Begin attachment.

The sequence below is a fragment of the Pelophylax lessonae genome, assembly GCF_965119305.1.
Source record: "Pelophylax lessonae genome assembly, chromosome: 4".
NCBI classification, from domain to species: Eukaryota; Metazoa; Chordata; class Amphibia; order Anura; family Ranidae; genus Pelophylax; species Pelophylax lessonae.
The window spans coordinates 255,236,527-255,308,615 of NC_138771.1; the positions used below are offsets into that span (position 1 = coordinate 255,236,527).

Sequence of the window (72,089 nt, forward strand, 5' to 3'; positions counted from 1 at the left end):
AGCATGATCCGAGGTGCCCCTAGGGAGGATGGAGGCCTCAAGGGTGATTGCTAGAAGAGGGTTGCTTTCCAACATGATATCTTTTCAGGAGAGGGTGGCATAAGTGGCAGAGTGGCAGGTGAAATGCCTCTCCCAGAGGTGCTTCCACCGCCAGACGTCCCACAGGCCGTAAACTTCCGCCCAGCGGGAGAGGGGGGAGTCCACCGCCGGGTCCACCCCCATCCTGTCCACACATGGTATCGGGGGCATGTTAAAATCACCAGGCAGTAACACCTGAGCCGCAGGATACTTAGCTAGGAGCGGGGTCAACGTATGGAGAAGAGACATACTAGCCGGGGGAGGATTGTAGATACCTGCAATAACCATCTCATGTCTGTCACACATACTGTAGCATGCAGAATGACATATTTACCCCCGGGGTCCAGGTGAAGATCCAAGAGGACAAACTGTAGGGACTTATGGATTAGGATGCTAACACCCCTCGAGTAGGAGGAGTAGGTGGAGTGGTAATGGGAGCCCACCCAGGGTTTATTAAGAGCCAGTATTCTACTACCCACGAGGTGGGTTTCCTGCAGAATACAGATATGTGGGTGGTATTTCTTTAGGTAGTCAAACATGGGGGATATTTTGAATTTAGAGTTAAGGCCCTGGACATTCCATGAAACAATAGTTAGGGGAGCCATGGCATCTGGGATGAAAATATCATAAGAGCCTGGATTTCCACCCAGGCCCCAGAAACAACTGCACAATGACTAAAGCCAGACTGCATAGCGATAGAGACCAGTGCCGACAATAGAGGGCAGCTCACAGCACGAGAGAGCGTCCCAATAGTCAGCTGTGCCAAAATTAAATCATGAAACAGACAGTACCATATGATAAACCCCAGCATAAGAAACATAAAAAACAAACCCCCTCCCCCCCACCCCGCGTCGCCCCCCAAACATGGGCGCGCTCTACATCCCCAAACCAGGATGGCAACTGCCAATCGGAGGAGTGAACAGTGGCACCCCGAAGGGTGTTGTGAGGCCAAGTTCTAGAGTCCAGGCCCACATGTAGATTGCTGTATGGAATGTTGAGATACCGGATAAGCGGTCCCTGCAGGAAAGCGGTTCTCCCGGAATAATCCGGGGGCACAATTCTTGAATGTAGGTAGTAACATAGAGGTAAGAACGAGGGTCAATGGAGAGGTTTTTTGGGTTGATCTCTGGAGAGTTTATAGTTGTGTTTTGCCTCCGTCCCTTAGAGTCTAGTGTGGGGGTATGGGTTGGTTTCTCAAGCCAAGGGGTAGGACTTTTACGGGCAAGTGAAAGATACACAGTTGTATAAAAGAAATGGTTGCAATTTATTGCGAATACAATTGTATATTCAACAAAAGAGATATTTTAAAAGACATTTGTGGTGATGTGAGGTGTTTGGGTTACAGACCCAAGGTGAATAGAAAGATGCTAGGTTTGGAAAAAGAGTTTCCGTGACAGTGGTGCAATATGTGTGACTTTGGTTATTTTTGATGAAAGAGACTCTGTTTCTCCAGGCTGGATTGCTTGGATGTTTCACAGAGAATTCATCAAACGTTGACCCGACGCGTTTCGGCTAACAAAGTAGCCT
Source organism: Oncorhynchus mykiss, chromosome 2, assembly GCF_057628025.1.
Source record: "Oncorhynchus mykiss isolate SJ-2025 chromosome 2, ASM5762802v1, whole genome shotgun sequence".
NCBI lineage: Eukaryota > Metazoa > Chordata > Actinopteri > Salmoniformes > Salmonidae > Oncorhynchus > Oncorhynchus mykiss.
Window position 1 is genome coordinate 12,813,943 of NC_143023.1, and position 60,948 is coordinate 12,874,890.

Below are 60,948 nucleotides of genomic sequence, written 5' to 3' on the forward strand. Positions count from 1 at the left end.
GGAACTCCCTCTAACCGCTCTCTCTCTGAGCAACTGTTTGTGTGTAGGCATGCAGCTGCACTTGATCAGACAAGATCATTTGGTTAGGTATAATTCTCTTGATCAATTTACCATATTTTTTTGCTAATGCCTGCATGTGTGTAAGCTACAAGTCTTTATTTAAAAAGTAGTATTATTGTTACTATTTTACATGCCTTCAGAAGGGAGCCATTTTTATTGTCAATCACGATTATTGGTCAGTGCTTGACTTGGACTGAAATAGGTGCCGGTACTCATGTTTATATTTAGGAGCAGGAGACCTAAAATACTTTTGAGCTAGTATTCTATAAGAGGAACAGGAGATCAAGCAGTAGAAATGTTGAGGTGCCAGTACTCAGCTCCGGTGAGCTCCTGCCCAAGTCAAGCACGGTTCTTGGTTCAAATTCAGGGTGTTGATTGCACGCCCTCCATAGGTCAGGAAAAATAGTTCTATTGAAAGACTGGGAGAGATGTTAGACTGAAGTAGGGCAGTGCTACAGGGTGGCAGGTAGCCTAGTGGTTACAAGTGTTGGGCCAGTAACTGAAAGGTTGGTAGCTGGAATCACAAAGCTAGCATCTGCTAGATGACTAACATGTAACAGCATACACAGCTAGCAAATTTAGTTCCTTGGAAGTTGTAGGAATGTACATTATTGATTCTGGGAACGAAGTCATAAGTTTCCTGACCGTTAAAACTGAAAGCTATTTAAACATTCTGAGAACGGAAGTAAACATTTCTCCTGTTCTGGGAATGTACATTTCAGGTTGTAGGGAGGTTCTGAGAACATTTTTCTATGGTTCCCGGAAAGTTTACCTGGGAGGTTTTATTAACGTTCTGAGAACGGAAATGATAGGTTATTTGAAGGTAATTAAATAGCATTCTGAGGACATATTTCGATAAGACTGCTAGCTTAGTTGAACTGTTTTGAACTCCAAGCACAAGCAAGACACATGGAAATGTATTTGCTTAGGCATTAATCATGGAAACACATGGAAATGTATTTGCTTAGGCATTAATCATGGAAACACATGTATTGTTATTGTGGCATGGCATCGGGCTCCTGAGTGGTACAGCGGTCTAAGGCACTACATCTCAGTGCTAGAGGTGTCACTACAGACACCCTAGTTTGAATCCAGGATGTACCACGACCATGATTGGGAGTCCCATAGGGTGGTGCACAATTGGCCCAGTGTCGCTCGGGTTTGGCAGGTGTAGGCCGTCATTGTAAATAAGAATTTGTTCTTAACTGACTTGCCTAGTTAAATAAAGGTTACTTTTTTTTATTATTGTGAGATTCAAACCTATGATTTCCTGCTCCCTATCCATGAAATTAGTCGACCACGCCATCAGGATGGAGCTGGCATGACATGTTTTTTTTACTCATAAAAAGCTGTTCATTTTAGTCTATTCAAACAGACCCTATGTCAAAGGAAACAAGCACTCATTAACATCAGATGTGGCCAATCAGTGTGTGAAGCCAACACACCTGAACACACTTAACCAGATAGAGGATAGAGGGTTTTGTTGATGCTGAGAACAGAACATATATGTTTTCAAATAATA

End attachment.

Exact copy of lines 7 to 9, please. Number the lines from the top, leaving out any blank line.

Source organism: Oncorhynchus mykiss, chromosome 2, assembly GCF_057628025.1.
Source record: "Oncorhynchus mykiss isolate SJ-2025 chromosome 2, ASM5762802v1, whole genome shotgun sequence".
NCBI lineage: Eukaryota > Metazoa > Chordata > Actinopteri > Salmoniformes > Salmonidae > Oncorhynchus > Oncorhynchus mykiss.